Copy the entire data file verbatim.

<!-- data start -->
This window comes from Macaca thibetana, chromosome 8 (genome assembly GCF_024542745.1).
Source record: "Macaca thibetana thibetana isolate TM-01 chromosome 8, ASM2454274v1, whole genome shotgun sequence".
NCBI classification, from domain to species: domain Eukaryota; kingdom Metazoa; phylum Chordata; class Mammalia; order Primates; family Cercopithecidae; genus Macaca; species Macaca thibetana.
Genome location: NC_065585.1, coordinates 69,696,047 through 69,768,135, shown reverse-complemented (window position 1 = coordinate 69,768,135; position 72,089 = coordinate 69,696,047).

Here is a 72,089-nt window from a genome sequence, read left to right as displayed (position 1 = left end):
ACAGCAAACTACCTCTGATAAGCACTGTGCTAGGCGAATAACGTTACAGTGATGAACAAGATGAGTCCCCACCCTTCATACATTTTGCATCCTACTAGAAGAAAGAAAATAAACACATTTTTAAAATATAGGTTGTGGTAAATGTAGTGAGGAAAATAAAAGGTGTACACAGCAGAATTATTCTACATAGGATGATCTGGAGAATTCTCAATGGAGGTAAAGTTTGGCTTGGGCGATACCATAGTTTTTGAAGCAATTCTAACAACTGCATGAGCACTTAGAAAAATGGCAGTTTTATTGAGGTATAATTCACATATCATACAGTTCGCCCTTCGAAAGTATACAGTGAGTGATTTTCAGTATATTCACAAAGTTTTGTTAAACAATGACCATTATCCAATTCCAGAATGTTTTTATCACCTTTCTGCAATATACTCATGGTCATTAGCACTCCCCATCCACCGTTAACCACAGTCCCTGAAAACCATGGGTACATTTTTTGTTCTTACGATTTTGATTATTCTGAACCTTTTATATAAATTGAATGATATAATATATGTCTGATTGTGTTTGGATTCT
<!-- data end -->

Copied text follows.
This window comes from Macaca thibetana, chromosome 8 (genome assembly GCF_024542745.1).
Source record: "Macaca thibetana thibetana isolate TM-01 chromosome 8, ASM2454274v1, whole genome shotgun sequence".
NCBI classification, from domain to species: domain Eukaryota; kingdom Metazoa; phylum Chordata; class Mammalia; order Primates; family Cercopithecidae; genus Macaca; species Macaca thibetana.
Genome location: NC_065585.1, coordinates 69,696,047 through 69,768,135, shown reverse-complemented (window position 1 = coordinate 69,768,135; position 72,089 = coordinate 69,696,047).

Here is a 72,089-nt window from a genome sequence, read left to right as displayed (position 1 = left end):
ACAGCAAACTACCTCTGATAAGCACTGTGCTAGGCGAATAACGTTACAGTGATGAACAAGATGAGTCCCCACCCTTCATACATTTTGCATCCTACTAGAAGAAAGAAAATAAACACATTTTTAAAATATAGGTTGTGGTAAATGTAGTGAGGAAAATAAAAGGTGTACACAGCAGAATTATTCTACATAGGATGATCTGGAGAATTCTCAATGGAGGTAAAGTTTGGCTTGGGCGATACCATAGTTTTTGAAGCAATTCTAACAACTGCATGAGCACTTAGAAAAATGGCAGTTTTATTGAGGTATAATTCACATATCATACAGTTCGCCCTTCGAAAGTATACAGTGAGTGATTTTCAGTATATTCACAAAGTTTTGTTAAACAATGACCATTATCCAATTCCAGAATGTTTTTATCACCTTTCTGCAATATACTCATGGTCATTAGCACTCCCCATCCACCGTTAACCACAGTCCCTGAAAACCATGGGTACATTTTTTGTTCTTACGATTTTGATTATTCTGAACCTTTTATATAAATTGAATGATATAATATATGTCTGATTGTGTTTGGATTCT